Ghost of Tsushima (PS4): A samurai epic worth playing
July 19, 2020
COMMENTS

Gorgeous graphics and a sweeping storyline make this one of the best PS4 games.

Ghost of Tsushima is probably one of the last AAA titles to come on the PS4 before the arrival of the next generation PS5. While it’s sad that the generation of the PS4 is dwindling down, it still managed to offer some of the best games that we’ve seen during its lifespan. We can confidently add Ghost of Tsushima to that list.

The open-world action-adventure game from Sucker Punch productions has the veins of Infamous all around it, except now that it’s set in 1274 when the first Mongol of Japan is currently happening. The open-world setting is reminiscent of Assassin’s Creed games, which for a while fans have asked on when it will be set in Japan.

Samurai is the front and center of Ghost of Tsushima. You play Jin Sakai, who is one of the last samurai on Tsushima Island. You are tasked to saving your uncle, Lord Shimura, who was captured by Khotun Khan ultimately save what is left of Tsushima Island. To do this, you would need to find various allies along the way to build up your army to properly take on Khan.

As a samurai, Jin’s main weapon is the Sakai Katana, but you will also get other weapons such as the Half Bow and the Long Bow. As you progress you will also get other weapons like the Kunai, Smoke Bomb, Black Powder Bomb, Sticky Bomb, and Wind Chime. Much like other games, you collect resources scatted throughout the island as a way to upgrade these weapons. 

Collectibles are also littered around the game, but the good thing is that each of the things you collect can translate to an upgrade on your health, weapon, or skillset. My favorite is Bamboo Strikes that let you earn resolve, which is an element in the game that you use for healing and executing special moves.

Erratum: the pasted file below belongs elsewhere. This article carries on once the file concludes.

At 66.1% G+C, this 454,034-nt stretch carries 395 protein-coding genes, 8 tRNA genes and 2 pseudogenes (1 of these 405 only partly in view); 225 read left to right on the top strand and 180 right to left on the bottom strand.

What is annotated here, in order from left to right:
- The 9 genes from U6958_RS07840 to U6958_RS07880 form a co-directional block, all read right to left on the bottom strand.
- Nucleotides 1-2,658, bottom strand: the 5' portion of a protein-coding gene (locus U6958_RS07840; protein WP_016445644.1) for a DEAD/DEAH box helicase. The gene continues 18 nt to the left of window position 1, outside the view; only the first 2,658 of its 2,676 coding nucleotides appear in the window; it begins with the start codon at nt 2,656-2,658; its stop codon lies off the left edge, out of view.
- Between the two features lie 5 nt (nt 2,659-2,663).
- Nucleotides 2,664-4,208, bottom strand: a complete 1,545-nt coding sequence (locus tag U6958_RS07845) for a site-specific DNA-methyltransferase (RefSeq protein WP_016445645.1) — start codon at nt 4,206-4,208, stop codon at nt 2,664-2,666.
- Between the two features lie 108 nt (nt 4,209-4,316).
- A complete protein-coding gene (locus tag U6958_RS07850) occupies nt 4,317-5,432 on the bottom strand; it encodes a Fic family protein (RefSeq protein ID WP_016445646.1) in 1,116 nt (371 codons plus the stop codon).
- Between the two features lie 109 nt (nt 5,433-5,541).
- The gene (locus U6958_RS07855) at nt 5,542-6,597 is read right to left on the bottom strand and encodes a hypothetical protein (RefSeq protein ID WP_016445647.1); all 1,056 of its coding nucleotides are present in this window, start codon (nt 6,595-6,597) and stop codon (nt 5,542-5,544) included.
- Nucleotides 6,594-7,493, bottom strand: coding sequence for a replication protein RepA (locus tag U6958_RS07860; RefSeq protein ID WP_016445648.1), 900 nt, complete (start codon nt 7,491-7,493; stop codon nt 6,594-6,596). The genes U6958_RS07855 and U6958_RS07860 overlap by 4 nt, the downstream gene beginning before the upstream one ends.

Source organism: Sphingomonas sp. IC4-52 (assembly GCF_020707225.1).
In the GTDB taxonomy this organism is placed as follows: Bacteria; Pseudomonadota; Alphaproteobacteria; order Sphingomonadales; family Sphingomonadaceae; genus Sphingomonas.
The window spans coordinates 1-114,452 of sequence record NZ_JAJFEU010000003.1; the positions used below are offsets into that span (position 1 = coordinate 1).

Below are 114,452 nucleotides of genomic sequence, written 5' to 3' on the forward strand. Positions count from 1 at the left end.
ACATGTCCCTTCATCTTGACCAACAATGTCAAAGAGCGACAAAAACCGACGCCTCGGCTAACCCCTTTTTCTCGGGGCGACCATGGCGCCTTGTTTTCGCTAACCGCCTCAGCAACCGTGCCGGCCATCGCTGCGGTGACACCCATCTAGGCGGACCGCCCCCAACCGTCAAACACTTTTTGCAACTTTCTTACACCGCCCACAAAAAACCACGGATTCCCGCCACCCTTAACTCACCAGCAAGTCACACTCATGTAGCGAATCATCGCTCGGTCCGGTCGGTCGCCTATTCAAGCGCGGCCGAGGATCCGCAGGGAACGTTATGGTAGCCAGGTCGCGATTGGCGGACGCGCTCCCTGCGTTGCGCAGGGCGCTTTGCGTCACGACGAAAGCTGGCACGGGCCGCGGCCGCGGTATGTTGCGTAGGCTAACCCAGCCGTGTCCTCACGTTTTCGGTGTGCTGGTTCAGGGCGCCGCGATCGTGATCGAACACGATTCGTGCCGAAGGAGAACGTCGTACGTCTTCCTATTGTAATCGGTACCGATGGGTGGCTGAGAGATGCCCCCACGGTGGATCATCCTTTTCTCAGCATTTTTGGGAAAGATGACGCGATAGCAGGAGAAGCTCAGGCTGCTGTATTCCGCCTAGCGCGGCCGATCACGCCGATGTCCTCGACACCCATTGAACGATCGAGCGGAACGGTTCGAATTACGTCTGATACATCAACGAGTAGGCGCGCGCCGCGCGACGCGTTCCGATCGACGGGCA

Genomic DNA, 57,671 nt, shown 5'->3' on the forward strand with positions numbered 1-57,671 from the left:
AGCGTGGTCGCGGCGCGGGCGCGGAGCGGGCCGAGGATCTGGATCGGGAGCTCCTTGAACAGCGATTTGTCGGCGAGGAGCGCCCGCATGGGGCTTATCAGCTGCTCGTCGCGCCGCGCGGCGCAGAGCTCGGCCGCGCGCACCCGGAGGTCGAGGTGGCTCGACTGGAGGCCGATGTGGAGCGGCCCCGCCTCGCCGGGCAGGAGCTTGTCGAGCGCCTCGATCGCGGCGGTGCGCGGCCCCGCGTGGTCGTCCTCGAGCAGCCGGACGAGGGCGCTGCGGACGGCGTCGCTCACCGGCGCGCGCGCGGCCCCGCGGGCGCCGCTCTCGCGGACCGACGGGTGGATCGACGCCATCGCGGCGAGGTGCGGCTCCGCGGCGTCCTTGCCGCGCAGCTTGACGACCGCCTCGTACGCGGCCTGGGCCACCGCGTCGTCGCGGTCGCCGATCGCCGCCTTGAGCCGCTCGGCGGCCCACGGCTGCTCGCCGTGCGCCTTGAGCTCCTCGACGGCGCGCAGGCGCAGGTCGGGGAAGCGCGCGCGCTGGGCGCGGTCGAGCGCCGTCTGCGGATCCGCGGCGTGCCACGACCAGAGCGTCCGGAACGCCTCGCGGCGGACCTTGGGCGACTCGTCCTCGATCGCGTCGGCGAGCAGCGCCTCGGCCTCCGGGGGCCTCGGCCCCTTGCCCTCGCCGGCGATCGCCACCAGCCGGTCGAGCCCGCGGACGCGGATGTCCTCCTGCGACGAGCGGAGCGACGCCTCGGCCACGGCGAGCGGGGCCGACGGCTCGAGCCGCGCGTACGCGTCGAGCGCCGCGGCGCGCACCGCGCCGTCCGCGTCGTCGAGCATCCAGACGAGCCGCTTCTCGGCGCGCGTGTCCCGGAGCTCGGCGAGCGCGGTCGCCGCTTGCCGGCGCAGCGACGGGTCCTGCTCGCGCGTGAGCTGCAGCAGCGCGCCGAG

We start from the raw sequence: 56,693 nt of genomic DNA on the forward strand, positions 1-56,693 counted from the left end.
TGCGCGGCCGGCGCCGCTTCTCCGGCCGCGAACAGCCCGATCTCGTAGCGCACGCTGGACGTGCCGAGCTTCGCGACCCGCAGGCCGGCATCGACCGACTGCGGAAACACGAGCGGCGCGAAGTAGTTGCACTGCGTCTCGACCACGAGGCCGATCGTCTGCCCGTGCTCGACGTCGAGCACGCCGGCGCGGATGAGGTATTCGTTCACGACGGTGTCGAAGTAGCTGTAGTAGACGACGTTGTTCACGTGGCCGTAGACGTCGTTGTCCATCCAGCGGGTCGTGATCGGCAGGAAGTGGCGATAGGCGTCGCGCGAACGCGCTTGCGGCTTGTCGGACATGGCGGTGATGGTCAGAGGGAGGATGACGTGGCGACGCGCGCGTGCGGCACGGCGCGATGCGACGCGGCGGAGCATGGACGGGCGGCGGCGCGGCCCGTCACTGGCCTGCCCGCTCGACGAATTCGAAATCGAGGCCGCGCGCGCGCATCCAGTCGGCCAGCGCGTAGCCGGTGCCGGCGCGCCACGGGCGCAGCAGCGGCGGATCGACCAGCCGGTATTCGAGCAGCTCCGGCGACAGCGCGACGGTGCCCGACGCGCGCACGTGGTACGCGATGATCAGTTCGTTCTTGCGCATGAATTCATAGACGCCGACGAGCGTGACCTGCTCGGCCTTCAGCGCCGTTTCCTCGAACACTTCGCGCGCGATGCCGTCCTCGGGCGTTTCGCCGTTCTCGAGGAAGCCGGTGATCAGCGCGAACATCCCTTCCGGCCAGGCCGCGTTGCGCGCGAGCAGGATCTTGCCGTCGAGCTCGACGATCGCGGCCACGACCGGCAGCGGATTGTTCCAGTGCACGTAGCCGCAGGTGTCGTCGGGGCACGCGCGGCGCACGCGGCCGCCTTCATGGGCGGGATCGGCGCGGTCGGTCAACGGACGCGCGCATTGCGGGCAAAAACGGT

You will quickly learn to progress on your skills as a samurai as you progress through the game. While I initially struggled to kill one enemy when I started, I had so much fun being able to kill five enemies at a time with just one strike of my katana.

You also use stealth as a way to hide from enemies – but the game’s AI is hit and miss at times. Once they spot you, you can climb to a rooftop or hide in a flower patch where they will quickly give up looking for you. Still, it’s a small quip since playing around for much of my 45-hour game time was both satisfying and fun.

Ghost of Tsushima’s story is mostly forgettable, but the actors carry the story that allows you to be more sympathetic to the characters. But most of the time, you’d probably forget what you’re doing since you will be immediately get caught up with the incredible visuals of the game. You literally feel you’re inside an old Japanese drawing, and it’s one of the best representations of ancient Japan that we’ve seen on a video game.

If you get to play it on a compatible TV, do enable HDR since the brilliant colors are what brings this game to life. Alternatively, the game also includes a Kurosawa mode that places a black and white filter on the game, which is reminiscent of the classic samurai movies from Akira Kurosawa. The game also includes Photo Mode which I suggest you take full advantage of. Nearly every frame in the game is worth capturing. Aside from standard photos, Photo Mode allows you to capture images with animated backgrounds which is a perfect setting for the game. 

Ghost of Tsushima is another triumph for Sucker Punch. The vast open-world is packed with adventure and is also a complete visual feast. It may have flaws, but it’s easily another win for the PS4 after The Last of Us Part II.

We Like: 

+ Gorgeous graphics and visuals

+ Learning curve is spot-on

+ Open world setting leaves plenty to explore after finishing the main story

We Didn’t Like:

– Clunky enemy AI

Final Rating: 5/5

by Victor Philip Ortiz
Tech Enthusiast and Movie Buff. When he’s not busy playing with the latest games, Victor usually spends his time collecting Blu-rays and building his own movie library. As the Online Editor for T3 Middle East, he develops and writes content for www.T3ME.com which includes reviews, features, and videos in addition to managing its social media and web content.
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